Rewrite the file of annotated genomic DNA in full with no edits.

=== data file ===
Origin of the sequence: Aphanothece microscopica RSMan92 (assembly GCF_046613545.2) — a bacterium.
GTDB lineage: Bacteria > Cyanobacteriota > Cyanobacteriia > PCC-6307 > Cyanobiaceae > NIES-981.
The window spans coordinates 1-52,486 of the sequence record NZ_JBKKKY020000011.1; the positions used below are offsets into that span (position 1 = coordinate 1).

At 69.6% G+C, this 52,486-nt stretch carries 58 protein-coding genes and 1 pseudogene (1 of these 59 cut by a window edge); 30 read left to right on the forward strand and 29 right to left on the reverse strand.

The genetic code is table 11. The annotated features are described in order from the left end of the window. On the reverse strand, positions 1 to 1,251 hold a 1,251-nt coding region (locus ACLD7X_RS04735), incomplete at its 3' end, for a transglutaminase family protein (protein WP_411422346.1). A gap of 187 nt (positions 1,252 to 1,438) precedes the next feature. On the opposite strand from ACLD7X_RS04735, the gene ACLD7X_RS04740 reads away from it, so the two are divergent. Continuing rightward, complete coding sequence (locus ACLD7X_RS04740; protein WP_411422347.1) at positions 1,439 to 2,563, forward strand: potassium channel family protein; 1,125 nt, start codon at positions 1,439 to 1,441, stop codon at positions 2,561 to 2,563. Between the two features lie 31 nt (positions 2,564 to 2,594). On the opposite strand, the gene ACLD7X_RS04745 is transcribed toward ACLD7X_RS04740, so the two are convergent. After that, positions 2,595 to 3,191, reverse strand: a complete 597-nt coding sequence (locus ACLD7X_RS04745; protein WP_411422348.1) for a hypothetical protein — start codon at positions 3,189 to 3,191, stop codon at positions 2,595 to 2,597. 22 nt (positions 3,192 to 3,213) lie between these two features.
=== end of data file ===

Origin of the sequence: Aphanothece microscopica RSMan92 (assembly GCF_046613545.2) — a bacterium.
GTDB lineage: Bacteria > Cyanobacteriota > Cyanobacteriia > PCC-6307 > Cyanobiaceae > NIES-981.
The window spans coordinates 1-52,486 of the sequence record NZ_JBKKKY020000011.1; the positions used below are offsets into that span (position 1 = coordinate 1).

At 69.6% G+C, this 52,486-nt stretch carries 58 protein-coding genes and 1 pseudogene (1 of these 59 cut by a window edge); 30 read left to right on the forward strand and 29 right to left on the reverse strand.

The genetic code is table 11. The annotated features are described in order from the left end of the window. On the reverse strand, positions 1 to 1,251 hold a 1,251-nt coding region (locus ACLD7X_RS04735), incomplete at its 3' end, for a transglutaminase family protein (protein WP_411422346.1). A gap of 187 nt (positions 1,252 to 1,438) precedes the next feature. On the opposite strand from ACLD7X_RS04735, the gene ACLD7X_RS04740 reads away from it, so the two are divergent. Continuing rightward, complete coding sequence (locus ACLD7X_RS04740; protein WP_411422347.1) at positions 1,439 to 2,563, forward strand: potassium channel family protein; 1,125 nt, start codon at positions 1,439 to 1,441, stop codon at positions 2,561 to 2,563. Between the two features lie 31 nt (positions 2,564 to 2,594). On the opposite strand, the gene ACLD7X_RS04745 is transcribed toward ACLD7X_RS04740, so the two are convergent. After that, positions 2,595 to 3,191, reverse strand: a complete 597-nt coding sequence (locus ACLD7X_RS04745; protein WP_411422348.1) for a hypothetical protein — start codon at positions 3,189 to 3,191, stop codon at positions 2,595 to 2,597. 22 nt (positions 3,192 to 3,213) lie between these two features.